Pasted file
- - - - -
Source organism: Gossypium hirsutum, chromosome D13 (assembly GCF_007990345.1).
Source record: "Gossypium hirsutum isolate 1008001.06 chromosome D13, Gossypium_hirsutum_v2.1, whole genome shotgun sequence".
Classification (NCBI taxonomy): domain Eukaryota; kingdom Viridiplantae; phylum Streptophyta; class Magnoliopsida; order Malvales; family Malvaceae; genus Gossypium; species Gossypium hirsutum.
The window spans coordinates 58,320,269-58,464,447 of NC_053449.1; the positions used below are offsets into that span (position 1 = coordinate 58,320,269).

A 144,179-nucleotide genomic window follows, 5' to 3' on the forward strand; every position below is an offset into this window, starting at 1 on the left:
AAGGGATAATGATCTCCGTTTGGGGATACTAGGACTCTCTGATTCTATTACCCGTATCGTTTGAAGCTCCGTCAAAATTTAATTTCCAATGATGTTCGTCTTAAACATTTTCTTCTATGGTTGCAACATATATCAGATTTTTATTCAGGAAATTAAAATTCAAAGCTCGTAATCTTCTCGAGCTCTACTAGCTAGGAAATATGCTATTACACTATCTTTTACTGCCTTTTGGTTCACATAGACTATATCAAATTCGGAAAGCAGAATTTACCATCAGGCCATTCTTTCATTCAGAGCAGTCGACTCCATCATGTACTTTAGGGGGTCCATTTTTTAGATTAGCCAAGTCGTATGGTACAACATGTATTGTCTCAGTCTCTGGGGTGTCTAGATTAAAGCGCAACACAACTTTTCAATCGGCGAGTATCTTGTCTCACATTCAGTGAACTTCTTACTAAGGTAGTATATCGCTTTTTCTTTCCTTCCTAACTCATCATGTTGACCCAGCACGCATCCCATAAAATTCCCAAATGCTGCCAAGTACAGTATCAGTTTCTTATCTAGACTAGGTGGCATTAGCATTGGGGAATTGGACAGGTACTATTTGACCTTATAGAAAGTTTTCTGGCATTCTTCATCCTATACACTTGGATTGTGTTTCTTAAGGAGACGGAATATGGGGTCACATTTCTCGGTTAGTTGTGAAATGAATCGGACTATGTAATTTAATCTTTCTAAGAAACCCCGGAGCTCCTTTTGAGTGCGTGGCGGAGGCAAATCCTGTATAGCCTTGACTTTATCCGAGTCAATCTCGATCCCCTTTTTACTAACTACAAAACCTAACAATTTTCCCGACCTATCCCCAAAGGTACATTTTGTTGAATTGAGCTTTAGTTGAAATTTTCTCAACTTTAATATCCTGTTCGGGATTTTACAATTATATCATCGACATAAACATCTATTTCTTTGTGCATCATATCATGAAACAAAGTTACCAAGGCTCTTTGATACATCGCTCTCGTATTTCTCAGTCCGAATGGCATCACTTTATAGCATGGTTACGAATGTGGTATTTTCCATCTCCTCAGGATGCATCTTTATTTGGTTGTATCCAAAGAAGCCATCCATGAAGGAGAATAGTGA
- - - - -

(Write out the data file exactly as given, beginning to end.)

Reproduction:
Source organism: Gossypium hirsutum, chromosome D13 (assembly GCF_007990345.1).
Source record: "Gossypium hirsutum isolate 1008001.06 chromosome D13, Gossypium_hirsutum_v2.1, whole genome shotgun sequence".
Classification (NCBI taxonomy): domain Eukaryota; kingdom Viridiplantae; phylum Streptophyta; class Magnoliopsida; order Malvales; family Malvaceae; genus Gossypium; species Gossypium hirsutum.
The window spans coordinates 58,320,269-58,464,447 of NC_053449.1; the positions used below are offsets into that span (position 1 = coordinate 58,320,269).

A 144,179-nucleotide genomic window follows, 5' to 3' on the forward strand; every position below is an offset into this window, starting at 1 on the left:
AAGGGATAATGATCTCCGTTTGGGGATACTAGGACTCTCTGATTCTATTACCCGTATCGTTTGAAGCTCCGTCAAAATTTAATTTCCAATGATGTTCGTCTTAAACATTTTCTTCTATGGTTGCAACATATATCAGATTTTTATTCAGGAAATTAAAATTCAAAGCTCGTAATCTTCTCGAGCTCTACTAGCTAGGAAATATGCTATTACACTATCTTTTACTGCCTTTTGGTTCACATAGACTATATCAAATTCGGAAAGCAGAATTTACCATCAGGCCATTCTTTCATTCAGAGCAGTCGACTCCATCATGTACTTTAGGGGGTCCATTTTTTAGATTAGCCAAGTCGTATGGTACAACATGTATTGTCTCAGTCTCTGGGGTGTCTAGATTAAAGCGCAACACAACTTTTCAATCGGCGAGTATCTTGTCTCACATTCAGTGAACTTCTTACTAAGGTAGTATATCGCTTTTTCTTTCCTTCCTAACTCATCATGTTGACCCAGCACGCATCCCATAAAATTCCCAAATGCTGCCAAGTACAGTATCAGTTTCTTATCTAGACTAGGTGGCATTAGCATTGGGGAATTGGACAGGTACTATTTGACCTTATAGAAAGTTTTCTGGCATTCTTCATCCTATACACTTGGATTGTGTTTCTTAAGGAGACGGAATATGGGGTCACATTTCTCGGTTAGTTGTGAAATGAATCGGACTATGTAATTTAATCTTTCTAAGAAACCCCGGAGCTCCTTTTGAGTGCGTGGCGGAGGCAAATCCTGTATAGCCTTGACTTTATCCGAGTCAATCTCGATCCCCTTTTTACTAACTACAAAACCTAACAATTTTCCCGACCTATCCCCAAAGGTACATTTTGTTGAATTGAGCTTTAGTTGAAATTTTCTCAACTTTAATATCCTGTTCGGGATTTTACAATTATATCATCGACATAAACATCTATTTCTTTGTGCATCATATCATGAAACAAAGTTACCAAGGCTCTTTGATACATCGCTCTCGTATTTCTCAGTCCGAATGGCATCACTTTATAGCATGGTTACGAATGTGGTATTTTCCATCTCCTCAGGATGCATCTTTATTTGGTTGTATCCAAAGAAGCCATCCATGAAGGAGAATAGTGA